Field preparation and cultivation practices play a central role in the management of Fusarium diseases and associated mycotoxins [84]. The burial of plant residues from a previous planting season by deep ploughing can reduce the primary inoculum that causes infections [85]. This is especially important when crops are affected by the same Fusarium species, such as F. graminearum on maize, wheat and sorghum grown in rotation [4]. While minimum tillage has significantly decreased stalk rot and increased grain yield of sorghum in South Africa [86], it has also increased inoculum build-up of mycotoxigenic fungi in maize cropping systems [84]. Alternate tillage practices, however, have had little effect on the incidence of FER in maize [87, 88].

2.5.4. Managing plant stressors

Limiting plant stress to increase plant vigour by adhering to optimum plant dates, preventing drought stress and the optimal use of fertilisers have reduced Fusarium infection in a number of grain crops [76, 89, 90, 91]. However, maize cultivated by means of organic agriculture does not accumulate less FUM than maize cultivated conventionally [92, 93]. Extended periods of heat and drought stress that lead to increased FUM levels could be managed with proper irrigation schedules [77, 94]. Managing plant stress conditions is also important as this is considered key in the symptomless endophytic relationship converting to a disease- and/or mycotoxin-producing interaction [95].

2.5.5. Chemical control

Fungicides have been shown to significantly reduce FHB and DON contamination of wheat grain. Triazole fungicides such as metconazole and tebuconazole have been shown to control FHB and DON contamination in wheat [96]. However, fungicides are neither effective in reducing F. verticillioides infection/FUM accumulation, nor A. flavus infection/AF accumulation in maize [97]. This may be due to the husks that cover maize kernels. FUM were, however, reduced by 95% in vitro when four fungicides and a biocontrol bacterium (Serenade, B. subtilis) were evaluated for the control of F. verticillioides and A. flavus [98]. No registered fungicides are available for the control of either F. verticillioides or A. flavus in any African country [98]. The use of insecticides can prevent insect wounds that contribute to fungal infection and mycotoxin accumulation in maize kernels [91].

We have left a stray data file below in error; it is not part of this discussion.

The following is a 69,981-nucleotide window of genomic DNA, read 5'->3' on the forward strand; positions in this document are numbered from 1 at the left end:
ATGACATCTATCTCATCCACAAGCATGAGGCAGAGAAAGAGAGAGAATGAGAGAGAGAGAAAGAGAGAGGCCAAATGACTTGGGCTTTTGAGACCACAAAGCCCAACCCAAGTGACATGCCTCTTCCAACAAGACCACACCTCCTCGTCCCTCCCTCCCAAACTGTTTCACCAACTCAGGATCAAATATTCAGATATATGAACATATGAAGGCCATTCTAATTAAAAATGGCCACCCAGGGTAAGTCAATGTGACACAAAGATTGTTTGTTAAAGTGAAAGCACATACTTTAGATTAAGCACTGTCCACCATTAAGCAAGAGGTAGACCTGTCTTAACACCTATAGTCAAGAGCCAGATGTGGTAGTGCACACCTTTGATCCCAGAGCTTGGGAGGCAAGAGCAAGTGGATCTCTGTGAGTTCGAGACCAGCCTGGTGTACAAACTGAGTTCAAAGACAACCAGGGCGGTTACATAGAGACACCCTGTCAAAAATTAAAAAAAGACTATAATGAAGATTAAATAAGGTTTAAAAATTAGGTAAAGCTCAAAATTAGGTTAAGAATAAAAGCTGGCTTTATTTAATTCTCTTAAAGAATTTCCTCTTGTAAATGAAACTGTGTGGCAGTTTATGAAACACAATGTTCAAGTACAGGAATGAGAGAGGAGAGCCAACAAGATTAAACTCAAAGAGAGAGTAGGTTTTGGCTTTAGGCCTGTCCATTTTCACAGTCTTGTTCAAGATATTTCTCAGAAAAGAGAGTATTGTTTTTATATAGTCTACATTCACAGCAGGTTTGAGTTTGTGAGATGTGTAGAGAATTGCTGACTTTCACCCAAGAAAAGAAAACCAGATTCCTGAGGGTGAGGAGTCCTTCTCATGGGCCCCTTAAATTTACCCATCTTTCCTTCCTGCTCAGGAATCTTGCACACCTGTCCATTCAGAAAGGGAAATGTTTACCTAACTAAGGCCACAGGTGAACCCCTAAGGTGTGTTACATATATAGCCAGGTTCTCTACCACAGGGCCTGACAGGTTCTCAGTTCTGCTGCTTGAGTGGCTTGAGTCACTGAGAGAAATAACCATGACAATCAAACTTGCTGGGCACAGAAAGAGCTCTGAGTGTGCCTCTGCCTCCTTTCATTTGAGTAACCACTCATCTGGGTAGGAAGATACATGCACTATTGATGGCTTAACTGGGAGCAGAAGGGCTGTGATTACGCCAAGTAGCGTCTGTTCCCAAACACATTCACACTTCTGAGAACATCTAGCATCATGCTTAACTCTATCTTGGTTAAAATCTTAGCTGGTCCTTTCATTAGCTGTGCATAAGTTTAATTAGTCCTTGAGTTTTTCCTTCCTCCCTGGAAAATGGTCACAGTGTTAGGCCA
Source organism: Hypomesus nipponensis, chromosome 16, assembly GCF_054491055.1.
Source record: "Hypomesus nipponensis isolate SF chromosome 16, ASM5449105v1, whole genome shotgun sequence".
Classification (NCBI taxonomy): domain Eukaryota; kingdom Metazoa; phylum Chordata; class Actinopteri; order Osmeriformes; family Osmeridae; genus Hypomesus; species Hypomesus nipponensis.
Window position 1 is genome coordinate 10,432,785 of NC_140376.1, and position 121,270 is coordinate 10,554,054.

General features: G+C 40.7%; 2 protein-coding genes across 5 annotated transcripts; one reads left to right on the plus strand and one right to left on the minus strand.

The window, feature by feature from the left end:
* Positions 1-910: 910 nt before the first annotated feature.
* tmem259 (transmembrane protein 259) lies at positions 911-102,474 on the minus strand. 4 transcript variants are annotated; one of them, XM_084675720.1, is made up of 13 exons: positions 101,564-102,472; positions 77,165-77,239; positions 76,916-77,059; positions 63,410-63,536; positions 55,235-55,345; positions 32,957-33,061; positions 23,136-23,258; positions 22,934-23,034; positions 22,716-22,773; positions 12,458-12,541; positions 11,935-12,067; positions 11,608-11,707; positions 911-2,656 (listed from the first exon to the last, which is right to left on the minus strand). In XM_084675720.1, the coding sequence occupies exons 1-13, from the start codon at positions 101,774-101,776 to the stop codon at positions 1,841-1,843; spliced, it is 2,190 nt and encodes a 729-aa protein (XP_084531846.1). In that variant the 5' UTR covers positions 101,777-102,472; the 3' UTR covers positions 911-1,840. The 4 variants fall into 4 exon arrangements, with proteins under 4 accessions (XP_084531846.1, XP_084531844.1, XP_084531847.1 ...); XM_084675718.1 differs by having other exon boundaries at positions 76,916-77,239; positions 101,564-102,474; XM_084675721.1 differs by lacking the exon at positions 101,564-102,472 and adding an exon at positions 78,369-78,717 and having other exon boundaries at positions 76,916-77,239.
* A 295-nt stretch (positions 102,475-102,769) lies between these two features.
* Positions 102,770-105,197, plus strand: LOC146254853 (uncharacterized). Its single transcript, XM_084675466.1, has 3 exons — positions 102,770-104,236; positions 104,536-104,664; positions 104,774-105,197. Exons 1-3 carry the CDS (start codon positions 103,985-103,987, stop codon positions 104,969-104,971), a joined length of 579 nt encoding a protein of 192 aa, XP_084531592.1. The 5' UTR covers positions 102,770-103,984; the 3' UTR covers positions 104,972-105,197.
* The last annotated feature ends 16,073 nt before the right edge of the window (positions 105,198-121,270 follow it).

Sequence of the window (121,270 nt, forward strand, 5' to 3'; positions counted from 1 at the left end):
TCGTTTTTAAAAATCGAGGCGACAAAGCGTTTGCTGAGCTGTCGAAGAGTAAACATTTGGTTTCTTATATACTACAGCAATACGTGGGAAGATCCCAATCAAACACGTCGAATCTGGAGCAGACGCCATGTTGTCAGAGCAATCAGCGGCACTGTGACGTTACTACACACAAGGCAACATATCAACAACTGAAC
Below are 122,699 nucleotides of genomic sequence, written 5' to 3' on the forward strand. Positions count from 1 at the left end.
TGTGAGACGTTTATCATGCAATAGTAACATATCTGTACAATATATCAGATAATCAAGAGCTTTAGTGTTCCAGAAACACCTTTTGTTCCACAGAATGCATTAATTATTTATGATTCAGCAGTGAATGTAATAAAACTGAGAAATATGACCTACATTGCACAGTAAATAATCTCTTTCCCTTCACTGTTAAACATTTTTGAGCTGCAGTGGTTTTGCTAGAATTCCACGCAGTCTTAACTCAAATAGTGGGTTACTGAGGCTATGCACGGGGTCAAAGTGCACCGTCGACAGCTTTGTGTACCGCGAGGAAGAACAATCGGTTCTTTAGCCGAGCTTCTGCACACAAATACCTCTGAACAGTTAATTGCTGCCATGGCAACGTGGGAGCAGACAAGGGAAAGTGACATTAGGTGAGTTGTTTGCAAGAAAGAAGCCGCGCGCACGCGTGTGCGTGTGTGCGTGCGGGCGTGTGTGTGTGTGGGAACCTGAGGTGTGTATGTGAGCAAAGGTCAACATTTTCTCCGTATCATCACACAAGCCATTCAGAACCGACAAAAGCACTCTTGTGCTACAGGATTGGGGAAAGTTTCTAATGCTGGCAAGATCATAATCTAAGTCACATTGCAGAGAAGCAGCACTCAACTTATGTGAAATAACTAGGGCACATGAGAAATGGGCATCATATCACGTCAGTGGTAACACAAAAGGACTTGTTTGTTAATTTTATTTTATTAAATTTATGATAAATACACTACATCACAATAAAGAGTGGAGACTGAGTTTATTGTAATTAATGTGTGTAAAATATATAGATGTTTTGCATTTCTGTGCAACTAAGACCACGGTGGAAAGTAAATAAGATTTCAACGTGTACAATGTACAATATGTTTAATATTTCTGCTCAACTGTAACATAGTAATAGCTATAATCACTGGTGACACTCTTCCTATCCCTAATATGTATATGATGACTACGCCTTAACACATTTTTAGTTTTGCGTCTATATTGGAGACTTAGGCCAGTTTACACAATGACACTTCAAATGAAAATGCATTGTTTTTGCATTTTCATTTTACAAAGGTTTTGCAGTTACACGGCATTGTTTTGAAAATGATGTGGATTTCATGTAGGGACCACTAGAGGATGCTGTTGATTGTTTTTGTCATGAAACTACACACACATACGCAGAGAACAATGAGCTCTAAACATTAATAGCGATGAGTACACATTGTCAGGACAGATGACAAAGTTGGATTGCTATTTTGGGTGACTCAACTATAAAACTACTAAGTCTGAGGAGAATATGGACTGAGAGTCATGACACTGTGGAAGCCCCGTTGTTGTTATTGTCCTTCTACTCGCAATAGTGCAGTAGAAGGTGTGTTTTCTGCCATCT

Reduced FHB severity and mycotoxin contamination of wheat under field conditions using tannic acid and the botanicals, Chinese galls and buckthorn, have been shown [100]. These researchers also reported disease and mycotoxin reduction efficacy close to that observed with a synthetic fungicide, thereby demonstrating the potential use of natural compounds in managing mycotoxigenic fungi and their toxins. Furthermore, several studies report on a reduced fungal growth and mycotoxin contamination for Aspergillus and Fusarium using natural oils and phenolic compounds in vitro; however, the commercial value of such products has not been explored and may not be feasible [101, 102].

2.5.6. Managing mycotoxigenic fungi with other microorganisms

The use of biological control agents to manage mycotoxigenic fungi has been reported. Atoxigenic F. verticillioides strains competitively excluded FUM-producing strains and prevented them from producing FUM [103]. When these strains were applied by themselves through the silk channel, however, they resulted in high levels of FER. The effective control of toxigenic F. verticillioides and F. proliferatum by non-toxigenic Fusarium species in maize residues has also been observed [104]. Most success, however, has been achieved with the use of atoxigenic strains of A. flavus to control toxigenic A. flavus and A. parasiticus. When introduced into the soil, these atoxigenic strains reduced AF contamination of peanuts in the USA by 74.3–99.9% [105]. Atoxigenic A. flavus strains are now widely used to control AF in maize in several African countries ( Endophytic bacteria have been reported to control FUM-producing fungi by competitive exclusion [106], while Trichoderma strains controlled them through competition for nutrients and space, fungistasis, antibiosis, rhizosphere modification, mycoparasitism, biofertilisation and the stimulation of plant-defence mechanisms [107].